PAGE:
An Indian school girl. (Photo: NOAH SEELAM/AFP/Getty Images)

The Hindu reports today that Karnataka state’s Department of Public Instruction (DPI) has written to the Central Board of Secondary Education (CBSE) seeking withdrawal of affiliation to six schools run by the National Public School Group in Bengaluru and Mysuru.

Those facing trouble are four National Public Schools in Bengaluru (Rajajinagar, Indiranagar, Koramangala, HSR Layout), one in Mysuru and the National Academy for Learning located in Basaveshwara Nagar, Bengaluru.

So, why is the DPI gunning for these schools? It alleges that the management of these schools are ‘indulging in fraudulent means in order to circumvent the provisions of the RTE Act and are involved in criminal activities.’

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The Right to Education (RTE) Act mandates that non-minority schools allot 25 percent of their total seats to children belonging to weaker sections and disadvantaged groups for free. Both privately run and government-aided minority schools do not come under the ambit of the RTE act but all private non-minority ones do.

Many education policy experts and legal commentators have frequently pointed out the innate sectarianism of the RTE act. Many elite schools, mostly convent schools or the ones run by Christian and Muslim minorities which are exempted from the RTE provisions usually get to maintain the high standards of education, while those run by, say Hindus, are weighed down this law.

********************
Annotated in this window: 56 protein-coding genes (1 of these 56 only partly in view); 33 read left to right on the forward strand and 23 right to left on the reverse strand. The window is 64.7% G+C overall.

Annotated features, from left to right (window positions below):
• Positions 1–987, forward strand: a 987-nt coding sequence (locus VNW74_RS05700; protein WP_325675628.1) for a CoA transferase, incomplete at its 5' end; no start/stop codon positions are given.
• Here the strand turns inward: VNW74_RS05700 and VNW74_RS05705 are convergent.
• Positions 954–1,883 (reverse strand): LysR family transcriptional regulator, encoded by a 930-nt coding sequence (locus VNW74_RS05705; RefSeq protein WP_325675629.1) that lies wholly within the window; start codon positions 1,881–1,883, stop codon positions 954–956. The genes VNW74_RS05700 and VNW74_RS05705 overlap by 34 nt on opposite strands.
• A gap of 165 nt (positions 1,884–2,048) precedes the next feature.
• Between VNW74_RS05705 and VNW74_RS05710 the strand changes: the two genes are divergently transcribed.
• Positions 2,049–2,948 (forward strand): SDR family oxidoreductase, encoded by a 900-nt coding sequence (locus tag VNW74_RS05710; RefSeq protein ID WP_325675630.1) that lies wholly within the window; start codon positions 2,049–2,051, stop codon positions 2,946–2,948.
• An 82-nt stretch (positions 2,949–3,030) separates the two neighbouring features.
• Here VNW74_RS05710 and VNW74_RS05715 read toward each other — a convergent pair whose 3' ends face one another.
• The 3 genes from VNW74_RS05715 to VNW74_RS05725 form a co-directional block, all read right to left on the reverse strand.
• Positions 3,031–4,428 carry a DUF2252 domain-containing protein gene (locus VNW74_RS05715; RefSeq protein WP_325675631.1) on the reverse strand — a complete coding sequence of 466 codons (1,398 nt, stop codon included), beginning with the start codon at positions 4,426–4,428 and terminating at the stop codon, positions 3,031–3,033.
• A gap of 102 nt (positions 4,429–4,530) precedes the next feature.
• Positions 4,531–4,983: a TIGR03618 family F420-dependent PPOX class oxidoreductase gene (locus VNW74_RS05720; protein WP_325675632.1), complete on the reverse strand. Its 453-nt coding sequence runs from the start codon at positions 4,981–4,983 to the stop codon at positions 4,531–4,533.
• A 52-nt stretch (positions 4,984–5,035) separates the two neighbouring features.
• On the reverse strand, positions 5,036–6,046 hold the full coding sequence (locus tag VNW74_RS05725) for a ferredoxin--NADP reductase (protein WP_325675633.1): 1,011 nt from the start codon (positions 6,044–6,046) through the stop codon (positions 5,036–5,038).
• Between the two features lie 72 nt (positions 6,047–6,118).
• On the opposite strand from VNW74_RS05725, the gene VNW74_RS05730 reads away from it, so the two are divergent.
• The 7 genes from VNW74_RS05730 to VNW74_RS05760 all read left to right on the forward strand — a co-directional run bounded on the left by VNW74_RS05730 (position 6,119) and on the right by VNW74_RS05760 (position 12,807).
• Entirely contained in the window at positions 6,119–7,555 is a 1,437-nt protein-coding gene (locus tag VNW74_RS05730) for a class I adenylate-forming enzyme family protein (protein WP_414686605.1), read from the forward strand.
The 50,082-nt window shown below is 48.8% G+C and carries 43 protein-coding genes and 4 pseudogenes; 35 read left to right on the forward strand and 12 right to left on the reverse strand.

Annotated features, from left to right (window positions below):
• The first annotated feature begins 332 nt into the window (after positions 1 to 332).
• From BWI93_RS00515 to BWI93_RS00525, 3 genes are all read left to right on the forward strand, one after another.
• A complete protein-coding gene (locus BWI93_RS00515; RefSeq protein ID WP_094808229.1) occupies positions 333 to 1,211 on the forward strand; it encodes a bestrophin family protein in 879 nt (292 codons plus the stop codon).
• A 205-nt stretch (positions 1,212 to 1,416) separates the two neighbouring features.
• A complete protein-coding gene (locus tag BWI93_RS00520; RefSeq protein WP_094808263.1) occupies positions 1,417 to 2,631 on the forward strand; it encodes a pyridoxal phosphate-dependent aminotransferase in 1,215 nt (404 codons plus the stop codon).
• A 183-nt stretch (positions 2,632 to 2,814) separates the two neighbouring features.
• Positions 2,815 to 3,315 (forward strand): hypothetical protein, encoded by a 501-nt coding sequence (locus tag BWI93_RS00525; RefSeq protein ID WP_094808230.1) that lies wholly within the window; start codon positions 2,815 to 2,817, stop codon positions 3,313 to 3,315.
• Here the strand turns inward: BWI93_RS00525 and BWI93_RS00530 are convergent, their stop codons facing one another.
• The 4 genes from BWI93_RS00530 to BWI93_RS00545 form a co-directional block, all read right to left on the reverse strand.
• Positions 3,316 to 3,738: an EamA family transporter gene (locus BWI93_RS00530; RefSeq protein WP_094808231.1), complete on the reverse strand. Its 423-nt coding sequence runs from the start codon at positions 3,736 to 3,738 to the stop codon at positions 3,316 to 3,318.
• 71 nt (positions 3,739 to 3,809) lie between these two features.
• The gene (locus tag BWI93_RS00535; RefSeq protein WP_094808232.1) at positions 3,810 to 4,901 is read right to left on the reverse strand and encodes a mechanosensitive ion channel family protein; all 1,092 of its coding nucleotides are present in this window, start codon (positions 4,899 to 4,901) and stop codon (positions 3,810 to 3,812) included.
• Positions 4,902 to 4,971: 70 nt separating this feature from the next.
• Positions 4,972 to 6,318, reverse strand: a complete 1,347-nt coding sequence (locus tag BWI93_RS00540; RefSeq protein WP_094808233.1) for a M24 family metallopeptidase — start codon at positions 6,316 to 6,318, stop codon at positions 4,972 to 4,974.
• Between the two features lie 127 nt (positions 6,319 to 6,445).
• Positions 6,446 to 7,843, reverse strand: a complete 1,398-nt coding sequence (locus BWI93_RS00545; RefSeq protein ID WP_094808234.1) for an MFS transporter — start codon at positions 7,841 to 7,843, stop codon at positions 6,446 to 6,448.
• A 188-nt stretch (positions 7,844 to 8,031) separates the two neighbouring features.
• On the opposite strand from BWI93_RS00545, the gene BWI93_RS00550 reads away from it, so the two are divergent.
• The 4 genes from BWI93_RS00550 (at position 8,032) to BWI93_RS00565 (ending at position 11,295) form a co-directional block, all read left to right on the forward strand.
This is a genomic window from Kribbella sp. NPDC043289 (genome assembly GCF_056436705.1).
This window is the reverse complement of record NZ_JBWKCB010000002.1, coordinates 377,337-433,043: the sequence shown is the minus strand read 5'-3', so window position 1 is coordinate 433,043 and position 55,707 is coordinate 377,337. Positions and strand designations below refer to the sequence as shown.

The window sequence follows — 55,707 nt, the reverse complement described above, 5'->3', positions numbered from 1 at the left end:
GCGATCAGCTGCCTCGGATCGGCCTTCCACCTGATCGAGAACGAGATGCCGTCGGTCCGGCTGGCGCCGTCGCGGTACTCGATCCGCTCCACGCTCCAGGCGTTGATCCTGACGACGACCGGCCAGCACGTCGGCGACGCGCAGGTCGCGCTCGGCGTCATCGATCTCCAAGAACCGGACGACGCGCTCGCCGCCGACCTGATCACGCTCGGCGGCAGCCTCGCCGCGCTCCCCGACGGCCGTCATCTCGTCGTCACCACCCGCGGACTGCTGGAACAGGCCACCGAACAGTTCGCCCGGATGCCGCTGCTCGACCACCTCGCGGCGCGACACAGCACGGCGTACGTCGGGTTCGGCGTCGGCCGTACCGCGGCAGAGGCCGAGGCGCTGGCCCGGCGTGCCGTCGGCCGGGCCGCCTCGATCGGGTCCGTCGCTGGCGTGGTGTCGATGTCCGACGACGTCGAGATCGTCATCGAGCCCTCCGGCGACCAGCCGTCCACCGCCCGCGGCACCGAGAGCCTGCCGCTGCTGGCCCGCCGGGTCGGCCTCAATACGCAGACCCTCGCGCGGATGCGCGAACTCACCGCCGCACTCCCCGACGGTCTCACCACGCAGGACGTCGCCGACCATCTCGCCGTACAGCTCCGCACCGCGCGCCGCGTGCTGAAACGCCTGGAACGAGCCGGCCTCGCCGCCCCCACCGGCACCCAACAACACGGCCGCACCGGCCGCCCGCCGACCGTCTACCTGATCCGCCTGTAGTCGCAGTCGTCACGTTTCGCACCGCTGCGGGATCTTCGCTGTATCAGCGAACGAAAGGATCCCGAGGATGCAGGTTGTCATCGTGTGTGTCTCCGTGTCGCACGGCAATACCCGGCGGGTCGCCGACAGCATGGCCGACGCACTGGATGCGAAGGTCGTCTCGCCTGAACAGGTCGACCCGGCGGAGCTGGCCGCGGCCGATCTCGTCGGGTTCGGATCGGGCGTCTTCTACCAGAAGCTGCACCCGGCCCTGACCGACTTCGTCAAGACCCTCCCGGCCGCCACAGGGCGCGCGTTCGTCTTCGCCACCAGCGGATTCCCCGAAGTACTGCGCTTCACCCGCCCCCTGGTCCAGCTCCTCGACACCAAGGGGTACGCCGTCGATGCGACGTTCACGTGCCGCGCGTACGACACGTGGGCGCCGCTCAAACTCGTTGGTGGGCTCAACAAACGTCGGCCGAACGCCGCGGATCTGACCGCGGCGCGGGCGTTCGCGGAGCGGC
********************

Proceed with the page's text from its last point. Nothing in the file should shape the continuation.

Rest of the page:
To escape this act and stay competitive vis-a-vis minority institutions, schools run by, say, linguistic minorities (usually Hindus) have proliferated since the act was passed in 2010. Since court judgments have held minorities to be of two kinds - religious and linguistic - most have taken the ‘linguistic minority’ route.

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The NPS group, for instance, is a registered Malayalee minority institution in Bangalore.

This is what the DPI is now terming as ‘criminal activity.’

There wouldn’t be a need for the NPS or others to take this so-called ‘criminal route’ at all if the majority enjoyed equal protection of laws in education as the minorities do.

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Sonia Gandhi’s RTE act perpetuates the discriminatory regime in education and is a throwback to Indira Gandhi’s licence-permit-quota raj which turned countless innocuous professions into dens of illegality.

It is the flawed law that is ‘criminal’, not those circumventing it.

However, the NDA government in Delhi doesn’t seem bothered and hasn’t moved an inch since 2014 to repeal such flawed laws and defuse the sectarian minefields laid by the UPA in the education sector.

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Also read:

How Sonia’s UPA Communalised India’s Education System

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